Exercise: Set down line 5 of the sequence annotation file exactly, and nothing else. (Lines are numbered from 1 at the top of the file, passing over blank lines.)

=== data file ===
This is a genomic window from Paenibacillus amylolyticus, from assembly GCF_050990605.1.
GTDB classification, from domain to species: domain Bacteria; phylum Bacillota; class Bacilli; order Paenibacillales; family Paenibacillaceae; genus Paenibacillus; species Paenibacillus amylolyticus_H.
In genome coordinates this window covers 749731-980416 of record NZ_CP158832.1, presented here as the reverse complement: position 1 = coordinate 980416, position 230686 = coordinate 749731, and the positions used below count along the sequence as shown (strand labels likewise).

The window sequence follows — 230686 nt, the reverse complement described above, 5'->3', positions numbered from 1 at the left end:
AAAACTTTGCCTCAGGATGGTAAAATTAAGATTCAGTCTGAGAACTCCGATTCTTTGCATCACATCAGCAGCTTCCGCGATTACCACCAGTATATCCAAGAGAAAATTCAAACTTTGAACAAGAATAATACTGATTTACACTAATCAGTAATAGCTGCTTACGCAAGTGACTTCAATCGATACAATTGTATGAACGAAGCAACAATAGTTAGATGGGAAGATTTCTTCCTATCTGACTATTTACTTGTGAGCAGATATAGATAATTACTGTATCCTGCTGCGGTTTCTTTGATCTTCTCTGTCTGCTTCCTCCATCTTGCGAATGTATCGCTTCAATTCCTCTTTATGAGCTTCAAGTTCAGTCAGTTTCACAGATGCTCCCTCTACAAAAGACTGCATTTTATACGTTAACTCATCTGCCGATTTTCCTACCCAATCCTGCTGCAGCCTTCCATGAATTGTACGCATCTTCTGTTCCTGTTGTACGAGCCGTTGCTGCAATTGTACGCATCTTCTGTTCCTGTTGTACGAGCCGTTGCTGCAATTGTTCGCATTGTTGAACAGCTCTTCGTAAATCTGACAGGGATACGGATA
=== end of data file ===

AAAACTTTGCCTCAGGATGGTAAAATTAAGATTCAGTCTGAGAACTCCGATTCTTTGCATCACATCAGCAGCTTCCGCGATTACCACCAGTATATCCAAGAGAAAATTCAAACTTTGAACAAGAATAATACTGATTTACACTAATCAGTAATAGCTGCTTACGCAAGTGACTTCAATCGATACAATTGTATGAACGAAGCAACAATAGTTAGATGGGAAGATTTCTTCCTATCTGACTATTTACTTGTGAGCAGATATAGATAATTACTGTATCCTGCTGCGGTTTCTTTGATCTTCTCTGTCTGCTTCCTCCATCTTGCGAATGTATCGCTTCAATTCCTCTTTATGAGCTTCAAGTTCAGTCAGTTTCACAGATGCTCCCTCTACAAAAGACTGCATTTTATACGTTAACTCATCTGCCGATTTTCCTACCCAATCCTGCTGCAGCCTTCCATGAATTGTACGCATCTTCTGTTCCTGTTGTACGAGCCGTTGCTGCAATTGTACGCATCTTCTGTTCCTGTTGTACGAGCCGTTGCTGCAATTGTTCGCATTGTTGAACAGCTCTTCGTAAATCTGACAGGGATACGGATA